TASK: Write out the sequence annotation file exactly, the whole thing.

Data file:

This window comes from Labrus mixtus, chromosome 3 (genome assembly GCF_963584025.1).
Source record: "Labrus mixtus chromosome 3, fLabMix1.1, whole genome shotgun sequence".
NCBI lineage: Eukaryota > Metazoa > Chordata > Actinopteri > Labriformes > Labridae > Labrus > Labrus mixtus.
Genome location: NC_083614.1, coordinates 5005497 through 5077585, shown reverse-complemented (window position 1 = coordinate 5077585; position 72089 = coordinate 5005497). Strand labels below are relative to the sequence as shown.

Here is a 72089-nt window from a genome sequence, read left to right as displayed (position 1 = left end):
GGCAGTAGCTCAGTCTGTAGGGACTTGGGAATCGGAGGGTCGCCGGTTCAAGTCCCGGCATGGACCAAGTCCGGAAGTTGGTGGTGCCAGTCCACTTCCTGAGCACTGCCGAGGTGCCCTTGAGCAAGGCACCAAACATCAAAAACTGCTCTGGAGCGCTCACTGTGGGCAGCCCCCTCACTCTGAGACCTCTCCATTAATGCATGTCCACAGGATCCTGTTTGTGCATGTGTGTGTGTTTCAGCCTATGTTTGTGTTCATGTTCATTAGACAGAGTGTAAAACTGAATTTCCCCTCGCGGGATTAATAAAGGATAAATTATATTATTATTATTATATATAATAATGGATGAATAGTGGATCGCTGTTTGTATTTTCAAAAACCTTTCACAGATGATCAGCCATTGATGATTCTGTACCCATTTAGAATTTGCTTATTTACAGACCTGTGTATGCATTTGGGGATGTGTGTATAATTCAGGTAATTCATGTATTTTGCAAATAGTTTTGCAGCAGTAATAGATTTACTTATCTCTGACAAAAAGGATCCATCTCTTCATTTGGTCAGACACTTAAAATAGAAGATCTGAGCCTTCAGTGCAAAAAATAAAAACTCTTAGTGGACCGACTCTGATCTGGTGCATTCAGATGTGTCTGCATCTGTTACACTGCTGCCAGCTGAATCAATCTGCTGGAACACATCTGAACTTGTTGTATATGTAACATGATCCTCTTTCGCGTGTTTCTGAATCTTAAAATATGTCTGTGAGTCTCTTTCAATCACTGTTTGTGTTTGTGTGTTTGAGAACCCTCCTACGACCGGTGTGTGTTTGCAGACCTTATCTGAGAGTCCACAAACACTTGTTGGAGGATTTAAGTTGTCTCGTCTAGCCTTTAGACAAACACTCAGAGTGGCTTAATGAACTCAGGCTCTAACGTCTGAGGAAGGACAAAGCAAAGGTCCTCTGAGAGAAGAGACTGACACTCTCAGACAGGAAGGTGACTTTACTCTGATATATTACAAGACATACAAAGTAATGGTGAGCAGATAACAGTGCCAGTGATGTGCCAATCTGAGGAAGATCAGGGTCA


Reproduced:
This window comes from Labrus mixtus, chromosome 3 (genome assembly GCF_963584025.1).
Source record: "Labrus mixtus chromosome 3, fLabMix1.1, whole genome shotgun sequence".
NCBI lineage: Eukaryota > Metazoa > Chordata > Actinopteri > Labriformes > Labridae > Labrus > Labrus mixtus.
Genome location: NC_083614.1, coordinates 5005497 through 5077585, shown reverse-complemented (window position 1 = coordinate 5077585; position 72089 = coordinate 5005497). Strand labels below are relative to the sequence as shown.

Here is a 72089-nt window from a genome sequence, read left to right as displayed (position 1 = left end):
GGCAGTAGCTCAGTCTGTAGGGACTTGGGAATCGGAGGGTCGCCGGTTCAAGTCCCGGCATGGACCAAGTCCGGAAGTTGGTGGTGCCAGTCCACTTCCTGAGCACTGCCGAGGTGCCCTTGAGCAAGGCACCAAACATCAAAAACTGCTCTGGAGCGCTCACTGTGGGCAGCCCCCTCACTCTGAGACCTCTCCATTAATGCATGTCCACAGGATCCTGTTTGTGCATGTGTGTGTGTTTCAGCCTATGTTTGTGTTCATGTTCATTAGACAGAGTGTAAAACTGAATTTCCCCTCGCGGGATTAATAAAGGATAAATTATATTATTATTATTATATATAATAATGGATGAATAGTGGATCGCTGTTTGTATTTTCAAAAACCTTTCACAGATGATCAGCCATTGATGATTCTGTACCCATTTAGAATTTGCTTATTTACAGACCTGTGTATGCATTTGGGGATGTGTGTATAATTCAGGTAATTCATGTATTTTGCAAATAGTTTTGCAGCAGTAATAGATTTACTTATCTCTGACAAAAAGGATCCATCTCTTCATTTGGTCAGACACTTAAAATAGAAGATCTGAGCCTTCAGTGCAAAAAATAAAAACTCTTAGTGGACCGACTCTGATCTGGTGCATTCAGATGTGTCTGCATCTGTTACACTGCTGCCAGCTGAATCAATCTGCTGGAACACATCTGAACTTGTTGTATATGTAACATGATCCTCTTTCGCGTGTTTCTGAATCTTAAAATATGTCTGTGAGTCTCTTTCAATCACTGTTTGTGTTTGTGTGTTTGAGAACCCTCCTACGACCGGTGTGTGTTTGCAGACCTTATCTGAGAGTCCACAAACACTTGTTGGAGGATTTAAGTTGTCTCGTCTAGCCTTTAGACAAACACTCAGAGTGGCTTAATGAACTCAGGCTCTAACGTCTGAGGAAGGACAAAGCAAAGGTCCTCTGAGAGAAGAGACTGACACTCTCAGACAGGAAGGTGACTTTACTCTGATATATTACAAGACATACAAAGTAATGGTGAGCAGATAACAGTGCCAGTGATGTGCCAATCTGAGGAAGATCAGGGTCA